Syriac Patriarch Ignace Joseph III Younan travelled to Washington to meet US government representatives to highlight the plight of Christians in Mosul.
He spoke out about the “mass cleansing” of Christians from the Iraqi city by what he called “a bed of criminals”.
“We wonder how could those criminals, this bed of criminals, cross the border from Syria into Mosul and occupy the whole city of Mosul … imposing on the population their Shariah (law) without any knowledge of the international community,” he said on Friday, referring to Islamic State fighters, formerly known by the acronyms ISIS or ISIL.
“What happened is really kind of a cleansing based on religion. You have heard about what they did: proclaim — they announced publicly with street microphones, the ISIS — there’s no more room for Christians in Mosul, that they either have to convert, pay tax, or just leave. And they have been leaving now since then with absolutely nothing,” he added.
“It is a shame that in the 21st century, you have such kind of behaviour,” the patriarch said. “It’s mass cleansing based on religion, not only for Christians, the Christian minority, but for other minorities,” among them the Yezidi, an ethnic group of 700,000 based in Iraq’s Mesopotamia region.
In Mosul itself, “there is no more Christian presence,” Patriarch Younan said. “It’s tragic because it’s the largest Christian city in Iraq; it was what you call the nucleus of Christian presence for many centuries. And we have at least 25 churches in that city. All are abandoned. No more prayers, no services, no more Masses on Sundays in Mosul because no clergy, no people there that are Christian.” The Islamic State, he said, “took advantage of the Christians who are defenseless in that country, and they have no other means to stay in that country. They have nowhere else to go. They have been taken out with force and injustice.
“Christians used to make at the time of Saddam (Hussein), especially before 1980, about 2.5 percent. That means almost 1.4 million. Now they account for less than 300,000. This is a kind of tragic dwindling of their number,” Patriarch Younan said. “It’s just because of Christian belief and that they are different from the majority.”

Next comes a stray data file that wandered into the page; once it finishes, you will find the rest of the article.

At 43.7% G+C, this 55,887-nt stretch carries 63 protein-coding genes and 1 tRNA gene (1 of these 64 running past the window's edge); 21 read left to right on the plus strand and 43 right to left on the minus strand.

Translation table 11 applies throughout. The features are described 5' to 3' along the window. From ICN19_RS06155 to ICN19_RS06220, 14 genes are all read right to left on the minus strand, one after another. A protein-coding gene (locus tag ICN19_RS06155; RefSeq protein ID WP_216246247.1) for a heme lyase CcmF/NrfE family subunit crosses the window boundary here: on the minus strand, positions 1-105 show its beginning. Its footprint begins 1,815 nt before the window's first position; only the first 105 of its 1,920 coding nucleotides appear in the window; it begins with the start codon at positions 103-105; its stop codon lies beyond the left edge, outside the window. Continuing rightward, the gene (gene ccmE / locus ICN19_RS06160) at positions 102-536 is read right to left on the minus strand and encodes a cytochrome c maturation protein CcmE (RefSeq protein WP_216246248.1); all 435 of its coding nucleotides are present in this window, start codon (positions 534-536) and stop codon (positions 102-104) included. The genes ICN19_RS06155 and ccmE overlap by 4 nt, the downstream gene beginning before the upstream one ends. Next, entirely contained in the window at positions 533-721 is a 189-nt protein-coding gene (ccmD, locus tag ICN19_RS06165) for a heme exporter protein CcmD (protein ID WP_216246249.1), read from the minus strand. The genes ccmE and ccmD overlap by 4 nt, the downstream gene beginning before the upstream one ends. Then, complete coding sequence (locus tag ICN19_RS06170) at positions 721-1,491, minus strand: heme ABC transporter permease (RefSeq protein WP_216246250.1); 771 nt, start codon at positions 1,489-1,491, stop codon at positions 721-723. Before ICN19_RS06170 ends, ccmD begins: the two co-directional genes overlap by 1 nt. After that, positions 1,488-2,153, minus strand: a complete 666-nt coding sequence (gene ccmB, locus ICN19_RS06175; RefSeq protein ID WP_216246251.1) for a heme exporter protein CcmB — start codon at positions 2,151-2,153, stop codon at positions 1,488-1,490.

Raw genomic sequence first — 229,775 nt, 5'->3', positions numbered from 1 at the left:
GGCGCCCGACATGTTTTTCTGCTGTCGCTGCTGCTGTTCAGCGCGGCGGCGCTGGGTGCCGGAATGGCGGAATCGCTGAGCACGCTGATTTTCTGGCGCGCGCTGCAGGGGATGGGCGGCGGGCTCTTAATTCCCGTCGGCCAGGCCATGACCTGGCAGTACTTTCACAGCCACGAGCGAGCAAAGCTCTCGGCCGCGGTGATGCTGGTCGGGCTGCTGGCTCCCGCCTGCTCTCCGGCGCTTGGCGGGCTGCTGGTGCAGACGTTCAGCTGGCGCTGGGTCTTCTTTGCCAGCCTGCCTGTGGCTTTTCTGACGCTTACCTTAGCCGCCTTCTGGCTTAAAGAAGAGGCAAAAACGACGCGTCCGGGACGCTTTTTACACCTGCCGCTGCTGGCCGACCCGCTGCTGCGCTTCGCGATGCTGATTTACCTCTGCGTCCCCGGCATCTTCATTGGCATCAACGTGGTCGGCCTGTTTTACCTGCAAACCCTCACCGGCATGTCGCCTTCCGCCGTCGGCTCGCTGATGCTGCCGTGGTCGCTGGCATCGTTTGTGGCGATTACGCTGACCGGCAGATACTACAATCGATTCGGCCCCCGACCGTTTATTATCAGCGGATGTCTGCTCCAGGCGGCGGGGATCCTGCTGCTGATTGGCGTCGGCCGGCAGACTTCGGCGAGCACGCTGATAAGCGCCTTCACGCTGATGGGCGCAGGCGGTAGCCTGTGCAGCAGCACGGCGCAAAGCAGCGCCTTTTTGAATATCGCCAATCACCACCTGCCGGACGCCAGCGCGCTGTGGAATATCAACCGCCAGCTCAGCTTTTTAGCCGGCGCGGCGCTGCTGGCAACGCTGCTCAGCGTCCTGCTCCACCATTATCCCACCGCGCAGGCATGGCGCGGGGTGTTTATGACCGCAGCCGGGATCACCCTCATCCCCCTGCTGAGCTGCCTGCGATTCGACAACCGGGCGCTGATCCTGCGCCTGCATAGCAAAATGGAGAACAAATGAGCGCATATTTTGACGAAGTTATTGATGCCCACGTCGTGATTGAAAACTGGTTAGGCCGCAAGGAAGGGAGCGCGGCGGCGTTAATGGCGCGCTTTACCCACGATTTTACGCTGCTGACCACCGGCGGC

Mosul’s Christians have fled to neighbouring Kurd-controlled areas. “The Kurdistan government took care of them, trying to help them,” Patriarch Younan said. “Of course they are still in dire need of assistance for those refugees being forced to leave without any means.”
Among Patriarch Younan’s appointments in Washington was one with Rep Jeff Fortenberry, who is crafting a bill calling for internationally protected zones for threatened religious and ethnic minorities in the Middle East.
The patriarch said he has suggested a joint meeting of Eastern Catholic and Orthodox patriarchs to advocate for the region’s vulnerable populations, most of whom are adherents to their respective faiths.
“We have to take our responsibility very seriously together,” Patriarch Younan said. “We are on very good terms, the patriarchs. We are aware of the biggest challenges we are facing or our communities are facing, and we have to go throughout the world and bring the voice of our people to those who have a word to say on the international scene, whether the United Nations, United States, European Union, Russia, China, the Vatican” — and even top Sunni leaders in Egypt and Shiite leaders in Iran.
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